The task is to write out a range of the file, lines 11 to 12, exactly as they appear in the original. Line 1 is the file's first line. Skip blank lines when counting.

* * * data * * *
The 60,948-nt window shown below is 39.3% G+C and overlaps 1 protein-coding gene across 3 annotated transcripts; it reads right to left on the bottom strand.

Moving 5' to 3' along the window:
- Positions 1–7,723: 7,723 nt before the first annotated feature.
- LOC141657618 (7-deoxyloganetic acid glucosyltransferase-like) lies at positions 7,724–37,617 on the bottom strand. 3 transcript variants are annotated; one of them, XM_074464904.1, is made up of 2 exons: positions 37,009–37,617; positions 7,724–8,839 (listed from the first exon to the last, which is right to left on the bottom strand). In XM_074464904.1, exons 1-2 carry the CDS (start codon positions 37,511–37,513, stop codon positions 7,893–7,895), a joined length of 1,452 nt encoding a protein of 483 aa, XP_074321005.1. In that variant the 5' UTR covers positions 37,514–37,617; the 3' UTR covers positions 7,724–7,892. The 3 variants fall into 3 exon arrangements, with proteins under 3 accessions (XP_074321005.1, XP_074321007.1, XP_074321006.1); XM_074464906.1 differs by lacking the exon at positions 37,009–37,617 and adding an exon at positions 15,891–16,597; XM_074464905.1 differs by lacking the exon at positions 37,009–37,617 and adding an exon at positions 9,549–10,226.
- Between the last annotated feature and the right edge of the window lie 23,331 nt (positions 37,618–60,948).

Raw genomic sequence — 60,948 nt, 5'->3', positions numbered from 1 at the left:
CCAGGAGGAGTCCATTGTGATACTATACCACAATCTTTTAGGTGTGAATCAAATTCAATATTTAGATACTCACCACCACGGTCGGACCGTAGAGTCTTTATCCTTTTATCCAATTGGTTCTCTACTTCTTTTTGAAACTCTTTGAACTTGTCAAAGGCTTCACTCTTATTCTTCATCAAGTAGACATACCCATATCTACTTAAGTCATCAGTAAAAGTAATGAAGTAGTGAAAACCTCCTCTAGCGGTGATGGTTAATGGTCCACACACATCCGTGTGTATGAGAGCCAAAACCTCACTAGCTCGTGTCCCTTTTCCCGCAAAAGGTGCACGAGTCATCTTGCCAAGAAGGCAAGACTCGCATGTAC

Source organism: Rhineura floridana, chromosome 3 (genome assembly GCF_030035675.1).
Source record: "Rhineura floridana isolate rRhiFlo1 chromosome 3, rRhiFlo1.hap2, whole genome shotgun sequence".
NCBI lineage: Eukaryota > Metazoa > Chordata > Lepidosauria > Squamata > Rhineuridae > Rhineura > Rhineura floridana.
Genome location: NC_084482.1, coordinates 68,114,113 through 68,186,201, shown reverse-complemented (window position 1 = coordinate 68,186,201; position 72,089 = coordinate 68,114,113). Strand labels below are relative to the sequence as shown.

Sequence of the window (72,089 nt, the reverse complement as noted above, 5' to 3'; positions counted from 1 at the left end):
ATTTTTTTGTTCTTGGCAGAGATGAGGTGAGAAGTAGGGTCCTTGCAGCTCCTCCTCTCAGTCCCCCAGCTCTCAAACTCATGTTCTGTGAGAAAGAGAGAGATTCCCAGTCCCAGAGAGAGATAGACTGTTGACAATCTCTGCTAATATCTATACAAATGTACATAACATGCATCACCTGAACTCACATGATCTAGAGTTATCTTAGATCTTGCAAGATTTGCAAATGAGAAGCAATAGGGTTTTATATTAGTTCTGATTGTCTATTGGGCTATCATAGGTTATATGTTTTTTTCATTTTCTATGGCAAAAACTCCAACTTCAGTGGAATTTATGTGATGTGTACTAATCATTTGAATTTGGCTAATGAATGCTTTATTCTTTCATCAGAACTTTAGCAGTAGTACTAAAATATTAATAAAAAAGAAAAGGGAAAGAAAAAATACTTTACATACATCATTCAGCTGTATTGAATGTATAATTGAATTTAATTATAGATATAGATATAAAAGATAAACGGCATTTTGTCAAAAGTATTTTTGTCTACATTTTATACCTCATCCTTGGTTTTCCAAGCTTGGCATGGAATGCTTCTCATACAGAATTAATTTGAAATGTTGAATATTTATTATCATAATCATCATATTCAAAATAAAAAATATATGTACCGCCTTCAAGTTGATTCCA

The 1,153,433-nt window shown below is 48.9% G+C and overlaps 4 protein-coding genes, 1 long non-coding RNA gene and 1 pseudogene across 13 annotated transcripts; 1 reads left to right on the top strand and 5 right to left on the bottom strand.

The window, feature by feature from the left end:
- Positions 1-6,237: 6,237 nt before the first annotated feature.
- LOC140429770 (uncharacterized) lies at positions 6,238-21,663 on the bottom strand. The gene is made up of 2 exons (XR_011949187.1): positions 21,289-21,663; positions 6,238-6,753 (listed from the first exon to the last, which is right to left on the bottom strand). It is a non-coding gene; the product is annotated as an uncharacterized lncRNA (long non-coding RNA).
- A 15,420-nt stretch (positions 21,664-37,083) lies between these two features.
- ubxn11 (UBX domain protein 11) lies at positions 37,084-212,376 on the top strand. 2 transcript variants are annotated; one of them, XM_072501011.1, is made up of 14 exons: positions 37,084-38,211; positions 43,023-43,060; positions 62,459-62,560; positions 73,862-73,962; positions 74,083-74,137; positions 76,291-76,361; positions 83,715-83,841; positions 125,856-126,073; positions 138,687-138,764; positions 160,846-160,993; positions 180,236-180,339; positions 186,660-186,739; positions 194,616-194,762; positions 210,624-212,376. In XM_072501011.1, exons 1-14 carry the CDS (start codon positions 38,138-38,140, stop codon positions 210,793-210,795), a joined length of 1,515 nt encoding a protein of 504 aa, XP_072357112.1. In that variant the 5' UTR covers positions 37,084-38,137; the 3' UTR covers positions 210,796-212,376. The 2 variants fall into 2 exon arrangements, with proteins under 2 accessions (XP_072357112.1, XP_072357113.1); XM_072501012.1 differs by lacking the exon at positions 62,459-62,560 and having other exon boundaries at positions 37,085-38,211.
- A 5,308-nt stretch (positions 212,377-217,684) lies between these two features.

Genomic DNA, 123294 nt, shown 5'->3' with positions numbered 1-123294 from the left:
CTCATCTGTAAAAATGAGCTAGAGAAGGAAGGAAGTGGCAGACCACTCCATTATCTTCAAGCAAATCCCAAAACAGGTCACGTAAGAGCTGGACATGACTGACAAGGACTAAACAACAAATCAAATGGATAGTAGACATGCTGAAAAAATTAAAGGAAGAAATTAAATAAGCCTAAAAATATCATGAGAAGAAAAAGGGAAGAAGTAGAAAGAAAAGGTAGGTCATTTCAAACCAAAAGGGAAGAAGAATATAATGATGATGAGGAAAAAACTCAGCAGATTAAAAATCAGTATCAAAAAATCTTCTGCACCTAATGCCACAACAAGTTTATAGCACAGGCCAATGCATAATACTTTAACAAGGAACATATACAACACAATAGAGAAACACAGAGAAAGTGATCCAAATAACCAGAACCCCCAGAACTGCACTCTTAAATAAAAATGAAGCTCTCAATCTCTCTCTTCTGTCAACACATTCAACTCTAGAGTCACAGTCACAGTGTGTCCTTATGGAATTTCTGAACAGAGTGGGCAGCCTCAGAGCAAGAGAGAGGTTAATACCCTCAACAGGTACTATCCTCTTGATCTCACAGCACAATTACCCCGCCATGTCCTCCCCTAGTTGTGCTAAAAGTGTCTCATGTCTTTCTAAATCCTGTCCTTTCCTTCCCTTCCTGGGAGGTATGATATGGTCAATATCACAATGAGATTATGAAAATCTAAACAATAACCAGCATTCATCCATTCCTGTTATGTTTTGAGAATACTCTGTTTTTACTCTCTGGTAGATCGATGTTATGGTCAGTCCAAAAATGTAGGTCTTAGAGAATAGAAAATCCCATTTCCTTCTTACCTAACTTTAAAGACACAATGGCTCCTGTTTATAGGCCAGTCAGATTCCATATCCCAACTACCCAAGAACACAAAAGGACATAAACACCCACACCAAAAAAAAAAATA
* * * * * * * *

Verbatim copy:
Genome location: NC_084482.1, coordinates 68,114,113 through 68,186,201, shown reverse-complemented (window position 1 = coordinate 68,186,201; position 72,089 = coordinate 68,114,113). Strand labels below are relative to the sequence as shown.

Sequence of the window (72,089 nt, the reverse complement as noted above, 5' to 3'; positions counted from 1 at the left end):